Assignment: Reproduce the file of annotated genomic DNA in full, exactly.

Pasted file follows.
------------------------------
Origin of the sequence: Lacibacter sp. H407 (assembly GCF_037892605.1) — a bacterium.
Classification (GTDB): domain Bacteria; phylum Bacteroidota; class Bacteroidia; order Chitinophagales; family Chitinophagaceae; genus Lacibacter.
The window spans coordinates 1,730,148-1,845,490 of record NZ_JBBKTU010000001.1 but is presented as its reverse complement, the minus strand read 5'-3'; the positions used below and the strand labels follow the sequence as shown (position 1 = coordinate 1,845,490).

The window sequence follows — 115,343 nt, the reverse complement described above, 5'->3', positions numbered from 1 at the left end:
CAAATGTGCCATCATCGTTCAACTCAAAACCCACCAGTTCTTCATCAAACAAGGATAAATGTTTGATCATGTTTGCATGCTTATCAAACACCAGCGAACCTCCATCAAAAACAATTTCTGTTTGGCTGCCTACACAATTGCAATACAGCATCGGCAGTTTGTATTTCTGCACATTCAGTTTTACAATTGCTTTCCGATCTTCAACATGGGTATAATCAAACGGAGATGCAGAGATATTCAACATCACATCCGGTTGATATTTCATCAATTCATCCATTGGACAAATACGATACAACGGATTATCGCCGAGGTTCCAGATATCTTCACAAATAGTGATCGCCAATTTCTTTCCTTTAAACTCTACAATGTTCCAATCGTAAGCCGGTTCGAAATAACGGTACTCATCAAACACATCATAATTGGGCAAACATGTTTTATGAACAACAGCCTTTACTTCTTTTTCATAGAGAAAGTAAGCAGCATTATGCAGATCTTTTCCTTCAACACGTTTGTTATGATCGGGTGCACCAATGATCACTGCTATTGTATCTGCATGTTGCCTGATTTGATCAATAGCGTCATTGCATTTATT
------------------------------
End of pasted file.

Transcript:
Origin of the sequence: Lacibacter sp. H407 (assembly GCF_037892605.1) — a bacterium.
Classification (GTDB): domain Bacteria; phylum Bacteroidota; class Bacteroidia; order Chitinophagales; family Chitinophagaceae; genus Lacibacter.
The window spans coordinates 1,730,148-1,845,490 of record NZ_JBBKTU010000001.1 but is presented as its reverse complement, the minus strand read 5'-3'; the positions used below and the strand labels follow the sequence as shown (position 1 = coordinate 1,845,490).

The window sequence follows — 115,343 nt, the reverse complement described above, 5'->3', positions numbered from 1 at the left end:
CAAATGTGCCATCATCGTTCAACTCAAAACCCACCAGTTCTTCATCAAACAAGGATAAATGTTTGATCATGTTTGCATGCTTATCAAACACCAGCGAACCTCCATCAAAAACAATTTCTGTTTGGCTGCCTACACAATTGCAATACAGCATCGGCAGTTTGTATTTCTGCACATTCAGTTTTACAATTGCTTTCCGATCTTCAACATGGGTATAATCAAACGGAGATGCAGAGATATTCAACATCACATCCGGTTGATATTTCATCAATTCATCCATTGGACAAATACGATACAACGGATTATCGCCGAGGTTCCAGATATCTTCACAAATAGTGATCGCCAATTTCTTTCCTTTAAACTCTACAATGTTCCAATCGTAAGCCGGTTCGAAATAACGGTACTCATCAAACACATCATAATTGGGCAAACATGTTTTATGAACAACAGCCTTTACTTCTTTTTCATAGAGAAAGTAAGCAGCATTATGCAGATCTTTTCCTTCAACACGTTTGTTATGATCGGGTGCACCAATGATCACTGCTATTGTATCTGCATGTTGCCTGATTTGATCAATAGCGTCATTGCATTTATT